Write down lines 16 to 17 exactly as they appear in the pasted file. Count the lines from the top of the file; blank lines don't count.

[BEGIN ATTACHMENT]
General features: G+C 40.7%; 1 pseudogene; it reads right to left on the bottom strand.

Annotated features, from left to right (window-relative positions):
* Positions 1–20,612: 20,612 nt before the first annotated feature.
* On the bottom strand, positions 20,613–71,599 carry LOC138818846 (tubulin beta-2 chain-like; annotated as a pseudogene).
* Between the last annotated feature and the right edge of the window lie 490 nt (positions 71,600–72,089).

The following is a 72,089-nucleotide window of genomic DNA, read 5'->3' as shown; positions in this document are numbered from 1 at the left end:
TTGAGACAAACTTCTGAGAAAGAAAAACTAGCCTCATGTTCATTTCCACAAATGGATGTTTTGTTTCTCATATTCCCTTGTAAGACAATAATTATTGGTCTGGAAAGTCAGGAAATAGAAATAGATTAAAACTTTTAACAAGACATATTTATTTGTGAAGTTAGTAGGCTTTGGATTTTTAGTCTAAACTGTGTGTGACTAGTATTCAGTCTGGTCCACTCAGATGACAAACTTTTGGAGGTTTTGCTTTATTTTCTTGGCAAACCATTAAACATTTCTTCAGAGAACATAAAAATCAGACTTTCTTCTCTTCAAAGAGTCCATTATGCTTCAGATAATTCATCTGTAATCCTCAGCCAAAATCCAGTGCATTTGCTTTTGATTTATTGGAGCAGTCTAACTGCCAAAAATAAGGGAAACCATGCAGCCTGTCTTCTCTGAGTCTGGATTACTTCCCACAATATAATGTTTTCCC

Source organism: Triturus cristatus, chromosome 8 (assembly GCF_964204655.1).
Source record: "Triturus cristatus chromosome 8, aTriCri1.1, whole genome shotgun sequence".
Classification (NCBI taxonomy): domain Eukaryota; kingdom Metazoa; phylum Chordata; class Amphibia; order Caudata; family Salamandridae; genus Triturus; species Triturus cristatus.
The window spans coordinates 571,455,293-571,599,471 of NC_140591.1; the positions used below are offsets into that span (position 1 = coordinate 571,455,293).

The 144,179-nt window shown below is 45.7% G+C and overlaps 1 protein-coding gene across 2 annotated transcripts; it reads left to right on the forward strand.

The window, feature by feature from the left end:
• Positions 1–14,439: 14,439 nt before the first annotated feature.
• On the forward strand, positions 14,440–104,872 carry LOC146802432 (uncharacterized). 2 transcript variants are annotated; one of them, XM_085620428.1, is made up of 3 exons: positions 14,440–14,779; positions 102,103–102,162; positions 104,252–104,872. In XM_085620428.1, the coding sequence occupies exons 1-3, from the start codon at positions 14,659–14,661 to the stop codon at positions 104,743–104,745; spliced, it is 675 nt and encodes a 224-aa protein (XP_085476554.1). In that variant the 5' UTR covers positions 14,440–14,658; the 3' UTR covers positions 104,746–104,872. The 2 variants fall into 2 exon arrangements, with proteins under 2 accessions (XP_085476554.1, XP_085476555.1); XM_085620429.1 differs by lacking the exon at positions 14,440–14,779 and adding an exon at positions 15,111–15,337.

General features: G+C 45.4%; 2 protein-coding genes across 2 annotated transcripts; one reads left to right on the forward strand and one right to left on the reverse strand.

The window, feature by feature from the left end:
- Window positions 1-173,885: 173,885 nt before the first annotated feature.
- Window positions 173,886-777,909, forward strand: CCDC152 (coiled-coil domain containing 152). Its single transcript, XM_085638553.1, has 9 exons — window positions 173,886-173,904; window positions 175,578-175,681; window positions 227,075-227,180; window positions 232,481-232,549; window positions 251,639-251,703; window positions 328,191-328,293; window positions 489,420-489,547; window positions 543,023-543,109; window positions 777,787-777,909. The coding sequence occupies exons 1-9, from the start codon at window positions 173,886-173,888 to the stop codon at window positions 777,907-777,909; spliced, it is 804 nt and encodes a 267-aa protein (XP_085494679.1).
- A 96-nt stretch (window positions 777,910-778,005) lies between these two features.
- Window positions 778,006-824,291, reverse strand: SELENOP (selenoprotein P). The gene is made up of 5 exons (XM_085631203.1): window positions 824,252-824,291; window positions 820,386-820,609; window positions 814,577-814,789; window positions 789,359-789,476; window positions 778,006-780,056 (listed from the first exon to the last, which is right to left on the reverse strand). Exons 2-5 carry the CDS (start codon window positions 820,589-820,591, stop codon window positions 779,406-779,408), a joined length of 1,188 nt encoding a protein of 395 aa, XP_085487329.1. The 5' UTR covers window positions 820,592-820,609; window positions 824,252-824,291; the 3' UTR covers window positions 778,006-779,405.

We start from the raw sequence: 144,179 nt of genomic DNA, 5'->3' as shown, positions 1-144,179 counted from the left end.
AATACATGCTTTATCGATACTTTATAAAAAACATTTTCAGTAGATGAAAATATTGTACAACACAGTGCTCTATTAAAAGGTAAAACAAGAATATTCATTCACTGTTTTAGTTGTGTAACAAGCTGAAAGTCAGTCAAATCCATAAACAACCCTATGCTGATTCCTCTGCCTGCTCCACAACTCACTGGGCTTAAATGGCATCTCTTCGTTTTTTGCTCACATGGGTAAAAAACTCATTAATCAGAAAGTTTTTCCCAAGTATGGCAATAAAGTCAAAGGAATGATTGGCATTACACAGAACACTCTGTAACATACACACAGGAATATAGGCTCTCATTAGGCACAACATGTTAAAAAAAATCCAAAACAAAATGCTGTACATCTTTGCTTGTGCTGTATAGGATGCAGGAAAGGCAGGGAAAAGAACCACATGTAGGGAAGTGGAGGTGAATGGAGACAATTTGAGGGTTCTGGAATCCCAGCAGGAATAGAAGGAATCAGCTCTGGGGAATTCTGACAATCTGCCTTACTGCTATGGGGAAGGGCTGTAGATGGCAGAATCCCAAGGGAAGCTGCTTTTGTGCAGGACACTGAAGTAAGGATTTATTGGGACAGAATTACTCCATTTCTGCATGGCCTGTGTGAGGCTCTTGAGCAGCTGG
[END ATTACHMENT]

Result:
General features: G+C 45.4%; 2 protein-coding genes across 2 annotated transcripts; one reads left to right on the forward strand and one right to left on the reverse strand.

The window, feature by feature from the left end: